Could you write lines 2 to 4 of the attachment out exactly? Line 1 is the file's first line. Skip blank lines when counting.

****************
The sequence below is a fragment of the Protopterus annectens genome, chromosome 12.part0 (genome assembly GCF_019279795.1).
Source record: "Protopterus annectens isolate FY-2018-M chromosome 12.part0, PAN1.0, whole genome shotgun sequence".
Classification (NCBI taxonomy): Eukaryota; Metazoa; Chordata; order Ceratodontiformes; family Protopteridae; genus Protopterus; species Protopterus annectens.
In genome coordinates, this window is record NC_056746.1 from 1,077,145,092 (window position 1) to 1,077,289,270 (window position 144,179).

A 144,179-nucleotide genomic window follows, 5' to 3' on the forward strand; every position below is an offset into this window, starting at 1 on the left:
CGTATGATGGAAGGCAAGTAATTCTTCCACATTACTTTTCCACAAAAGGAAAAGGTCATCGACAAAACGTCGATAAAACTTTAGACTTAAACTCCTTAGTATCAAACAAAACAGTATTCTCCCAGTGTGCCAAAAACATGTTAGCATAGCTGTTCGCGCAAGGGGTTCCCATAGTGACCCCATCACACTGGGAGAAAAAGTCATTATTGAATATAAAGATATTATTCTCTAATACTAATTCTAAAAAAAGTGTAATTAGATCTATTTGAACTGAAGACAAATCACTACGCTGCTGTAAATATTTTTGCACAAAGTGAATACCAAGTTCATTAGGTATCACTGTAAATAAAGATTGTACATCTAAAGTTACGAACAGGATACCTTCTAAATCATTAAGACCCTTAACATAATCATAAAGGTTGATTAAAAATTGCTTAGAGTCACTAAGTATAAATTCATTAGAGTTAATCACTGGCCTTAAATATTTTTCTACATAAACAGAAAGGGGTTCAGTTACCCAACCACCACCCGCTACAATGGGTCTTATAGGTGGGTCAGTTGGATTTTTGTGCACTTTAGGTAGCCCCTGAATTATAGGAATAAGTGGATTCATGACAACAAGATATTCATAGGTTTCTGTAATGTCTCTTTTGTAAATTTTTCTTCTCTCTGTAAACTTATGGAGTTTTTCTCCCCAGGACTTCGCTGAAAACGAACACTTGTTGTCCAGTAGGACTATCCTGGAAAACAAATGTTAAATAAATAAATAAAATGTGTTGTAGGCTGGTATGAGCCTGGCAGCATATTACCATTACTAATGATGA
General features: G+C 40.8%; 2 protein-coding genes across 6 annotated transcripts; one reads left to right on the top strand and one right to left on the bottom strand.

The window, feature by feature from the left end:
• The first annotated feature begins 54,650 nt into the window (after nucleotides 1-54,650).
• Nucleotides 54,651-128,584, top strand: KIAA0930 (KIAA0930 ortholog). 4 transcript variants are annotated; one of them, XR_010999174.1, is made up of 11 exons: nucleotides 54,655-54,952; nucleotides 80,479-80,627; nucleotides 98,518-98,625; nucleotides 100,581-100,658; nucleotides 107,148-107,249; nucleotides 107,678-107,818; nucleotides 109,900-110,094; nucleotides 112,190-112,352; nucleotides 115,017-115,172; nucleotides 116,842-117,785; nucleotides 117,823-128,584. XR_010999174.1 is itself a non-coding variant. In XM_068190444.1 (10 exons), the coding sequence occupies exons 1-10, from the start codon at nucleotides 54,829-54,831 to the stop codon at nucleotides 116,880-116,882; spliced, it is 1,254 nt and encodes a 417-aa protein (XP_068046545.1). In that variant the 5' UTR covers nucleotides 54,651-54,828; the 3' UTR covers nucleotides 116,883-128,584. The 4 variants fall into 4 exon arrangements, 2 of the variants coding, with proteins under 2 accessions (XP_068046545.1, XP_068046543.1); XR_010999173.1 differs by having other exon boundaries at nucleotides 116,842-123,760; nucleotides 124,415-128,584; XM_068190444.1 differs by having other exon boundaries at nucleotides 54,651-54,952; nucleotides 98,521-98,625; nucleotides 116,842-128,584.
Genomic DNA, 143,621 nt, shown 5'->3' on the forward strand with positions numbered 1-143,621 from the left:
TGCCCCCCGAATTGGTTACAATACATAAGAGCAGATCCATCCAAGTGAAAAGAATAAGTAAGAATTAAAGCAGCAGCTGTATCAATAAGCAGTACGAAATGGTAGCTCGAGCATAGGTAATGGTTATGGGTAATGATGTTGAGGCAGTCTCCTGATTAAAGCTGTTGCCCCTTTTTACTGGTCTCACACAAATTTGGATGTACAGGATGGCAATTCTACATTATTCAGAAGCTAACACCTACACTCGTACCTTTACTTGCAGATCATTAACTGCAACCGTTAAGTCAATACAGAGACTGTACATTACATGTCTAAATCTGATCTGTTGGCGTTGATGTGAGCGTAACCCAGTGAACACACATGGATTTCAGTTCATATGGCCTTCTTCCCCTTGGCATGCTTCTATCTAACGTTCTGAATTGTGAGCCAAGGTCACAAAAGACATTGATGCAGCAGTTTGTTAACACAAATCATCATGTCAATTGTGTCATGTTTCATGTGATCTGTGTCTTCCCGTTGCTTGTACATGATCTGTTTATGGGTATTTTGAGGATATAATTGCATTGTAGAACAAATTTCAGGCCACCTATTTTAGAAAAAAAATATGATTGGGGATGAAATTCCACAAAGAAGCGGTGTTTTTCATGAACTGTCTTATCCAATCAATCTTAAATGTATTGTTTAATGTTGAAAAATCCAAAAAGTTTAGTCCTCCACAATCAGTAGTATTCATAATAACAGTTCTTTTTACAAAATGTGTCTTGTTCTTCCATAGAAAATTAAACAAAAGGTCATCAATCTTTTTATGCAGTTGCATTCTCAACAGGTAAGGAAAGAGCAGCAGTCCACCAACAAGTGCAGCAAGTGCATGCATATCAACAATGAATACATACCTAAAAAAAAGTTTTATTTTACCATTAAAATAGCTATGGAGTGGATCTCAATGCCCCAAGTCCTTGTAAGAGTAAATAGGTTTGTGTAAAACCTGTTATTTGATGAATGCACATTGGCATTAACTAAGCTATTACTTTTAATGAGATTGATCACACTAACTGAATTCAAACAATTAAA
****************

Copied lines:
Source record: "Protopterus annectens isolate FY-2018-M chromosome 12.part0, PAN1.0, whole genome shotgun sequence".
Classification (NCBI taxonomy): Eukaryota; Metazoa; Chordata; order Ceratodontiformes; family Protopteridae; genus Protopterus; species Protopterus annectens.
In genome coordinates, this window is record NC_056746.1 from 1,077,145,092 (window position 1) to 1,077,289,270 (window position 144,179).